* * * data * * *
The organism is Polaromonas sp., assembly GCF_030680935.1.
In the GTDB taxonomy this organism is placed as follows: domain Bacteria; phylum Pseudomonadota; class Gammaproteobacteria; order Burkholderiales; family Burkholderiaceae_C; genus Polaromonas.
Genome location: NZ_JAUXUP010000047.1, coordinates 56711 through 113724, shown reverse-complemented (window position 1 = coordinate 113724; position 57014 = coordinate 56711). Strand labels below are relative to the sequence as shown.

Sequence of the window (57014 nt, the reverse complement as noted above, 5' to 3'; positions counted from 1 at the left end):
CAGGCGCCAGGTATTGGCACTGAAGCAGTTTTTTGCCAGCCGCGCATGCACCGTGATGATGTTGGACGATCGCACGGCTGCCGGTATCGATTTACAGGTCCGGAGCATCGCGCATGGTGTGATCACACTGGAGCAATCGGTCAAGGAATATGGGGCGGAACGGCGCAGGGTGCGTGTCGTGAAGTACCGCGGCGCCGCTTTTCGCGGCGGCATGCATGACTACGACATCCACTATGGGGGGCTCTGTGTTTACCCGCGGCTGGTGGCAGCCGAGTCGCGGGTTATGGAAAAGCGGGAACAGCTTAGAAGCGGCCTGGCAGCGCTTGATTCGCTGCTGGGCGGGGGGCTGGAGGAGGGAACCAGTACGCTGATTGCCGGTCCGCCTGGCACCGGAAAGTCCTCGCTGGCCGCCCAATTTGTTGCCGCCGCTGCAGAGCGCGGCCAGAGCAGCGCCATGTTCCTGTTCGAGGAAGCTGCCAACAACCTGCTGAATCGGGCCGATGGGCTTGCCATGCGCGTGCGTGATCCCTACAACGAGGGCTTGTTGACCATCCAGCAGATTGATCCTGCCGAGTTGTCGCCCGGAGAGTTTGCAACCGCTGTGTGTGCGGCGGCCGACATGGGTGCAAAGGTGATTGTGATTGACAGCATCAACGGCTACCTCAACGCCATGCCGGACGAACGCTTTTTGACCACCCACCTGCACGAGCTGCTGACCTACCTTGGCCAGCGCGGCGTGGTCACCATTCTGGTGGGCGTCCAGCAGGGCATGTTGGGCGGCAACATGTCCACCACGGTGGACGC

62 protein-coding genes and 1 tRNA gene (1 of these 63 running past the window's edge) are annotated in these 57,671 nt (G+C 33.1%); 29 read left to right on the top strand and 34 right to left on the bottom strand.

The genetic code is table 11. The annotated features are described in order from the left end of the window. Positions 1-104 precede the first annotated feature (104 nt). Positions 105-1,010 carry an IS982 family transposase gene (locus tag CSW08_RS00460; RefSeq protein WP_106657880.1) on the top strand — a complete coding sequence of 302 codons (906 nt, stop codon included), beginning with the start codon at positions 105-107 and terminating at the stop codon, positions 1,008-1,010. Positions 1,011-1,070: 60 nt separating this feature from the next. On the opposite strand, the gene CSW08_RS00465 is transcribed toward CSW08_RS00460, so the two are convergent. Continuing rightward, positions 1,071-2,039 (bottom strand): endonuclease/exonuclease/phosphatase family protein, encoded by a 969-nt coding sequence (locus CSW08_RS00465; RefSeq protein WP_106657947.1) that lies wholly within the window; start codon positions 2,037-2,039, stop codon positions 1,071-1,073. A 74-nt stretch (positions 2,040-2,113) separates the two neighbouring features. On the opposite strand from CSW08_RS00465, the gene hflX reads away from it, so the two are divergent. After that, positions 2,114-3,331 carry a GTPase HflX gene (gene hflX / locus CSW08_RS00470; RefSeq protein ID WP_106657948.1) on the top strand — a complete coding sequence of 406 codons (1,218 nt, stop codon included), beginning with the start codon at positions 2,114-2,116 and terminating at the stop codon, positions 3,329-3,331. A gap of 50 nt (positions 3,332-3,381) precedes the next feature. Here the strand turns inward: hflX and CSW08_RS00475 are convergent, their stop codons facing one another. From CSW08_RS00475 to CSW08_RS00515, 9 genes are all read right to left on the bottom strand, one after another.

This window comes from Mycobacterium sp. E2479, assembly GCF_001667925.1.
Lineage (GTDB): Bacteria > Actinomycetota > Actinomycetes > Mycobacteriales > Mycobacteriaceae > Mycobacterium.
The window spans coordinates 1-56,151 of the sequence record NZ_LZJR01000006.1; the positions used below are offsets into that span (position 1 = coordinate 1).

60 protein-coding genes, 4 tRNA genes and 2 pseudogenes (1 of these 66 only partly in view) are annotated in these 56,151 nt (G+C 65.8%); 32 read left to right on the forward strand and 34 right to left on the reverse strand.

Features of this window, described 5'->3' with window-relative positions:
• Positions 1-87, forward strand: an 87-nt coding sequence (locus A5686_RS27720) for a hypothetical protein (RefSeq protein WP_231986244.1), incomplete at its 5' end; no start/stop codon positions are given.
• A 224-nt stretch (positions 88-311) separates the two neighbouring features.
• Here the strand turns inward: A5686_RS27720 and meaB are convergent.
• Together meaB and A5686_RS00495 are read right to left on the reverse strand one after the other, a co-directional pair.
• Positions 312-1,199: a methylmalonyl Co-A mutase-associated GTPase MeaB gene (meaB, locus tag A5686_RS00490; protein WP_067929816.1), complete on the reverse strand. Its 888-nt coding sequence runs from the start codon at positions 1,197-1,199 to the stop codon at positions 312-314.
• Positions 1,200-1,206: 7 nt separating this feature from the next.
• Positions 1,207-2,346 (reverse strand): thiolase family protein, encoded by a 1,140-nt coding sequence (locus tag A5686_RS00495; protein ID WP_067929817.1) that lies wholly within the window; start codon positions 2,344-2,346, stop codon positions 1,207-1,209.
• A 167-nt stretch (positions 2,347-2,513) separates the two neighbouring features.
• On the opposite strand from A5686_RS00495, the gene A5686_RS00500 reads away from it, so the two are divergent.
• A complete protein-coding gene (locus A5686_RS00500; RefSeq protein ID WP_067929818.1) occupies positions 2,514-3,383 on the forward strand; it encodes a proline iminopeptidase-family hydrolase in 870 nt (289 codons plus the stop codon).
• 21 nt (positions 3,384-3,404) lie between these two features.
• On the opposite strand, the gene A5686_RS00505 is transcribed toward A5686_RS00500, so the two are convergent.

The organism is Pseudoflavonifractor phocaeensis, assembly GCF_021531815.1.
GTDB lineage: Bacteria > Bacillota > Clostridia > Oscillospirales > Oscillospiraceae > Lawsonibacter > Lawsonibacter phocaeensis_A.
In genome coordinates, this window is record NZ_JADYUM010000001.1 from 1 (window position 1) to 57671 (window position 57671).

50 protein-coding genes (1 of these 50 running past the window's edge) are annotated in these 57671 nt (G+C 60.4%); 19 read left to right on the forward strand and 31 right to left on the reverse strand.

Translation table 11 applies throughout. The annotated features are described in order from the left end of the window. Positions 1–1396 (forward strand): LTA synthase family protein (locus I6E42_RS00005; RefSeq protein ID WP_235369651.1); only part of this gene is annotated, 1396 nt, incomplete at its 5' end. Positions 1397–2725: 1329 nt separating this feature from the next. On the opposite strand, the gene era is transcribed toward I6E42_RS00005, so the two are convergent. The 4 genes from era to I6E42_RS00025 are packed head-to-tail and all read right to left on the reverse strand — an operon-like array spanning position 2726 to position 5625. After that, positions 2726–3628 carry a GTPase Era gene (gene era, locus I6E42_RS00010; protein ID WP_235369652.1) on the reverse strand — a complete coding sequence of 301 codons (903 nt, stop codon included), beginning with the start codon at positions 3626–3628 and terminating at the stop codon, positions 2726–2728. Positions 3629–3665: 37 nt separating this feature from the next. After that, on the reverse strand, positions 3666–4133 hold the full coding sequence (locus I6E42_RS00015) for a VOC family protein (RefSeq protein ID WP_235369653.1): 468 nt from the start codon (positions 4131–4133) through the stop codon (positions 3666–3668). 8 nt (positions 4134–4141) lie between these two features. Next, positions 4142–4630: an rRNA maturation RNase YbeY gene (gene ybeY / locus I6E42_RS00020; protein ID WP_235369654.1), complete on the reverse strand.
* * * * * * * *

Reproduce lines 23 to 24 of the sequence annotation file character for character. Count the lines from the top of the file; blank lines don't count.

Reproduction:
• 21 nt (positions 3,384-3,404) lie between these two features.
• On the opposite strand, the gene A5686_RS00505 is transcribed toward A5686_RS00500, so the two are convergent.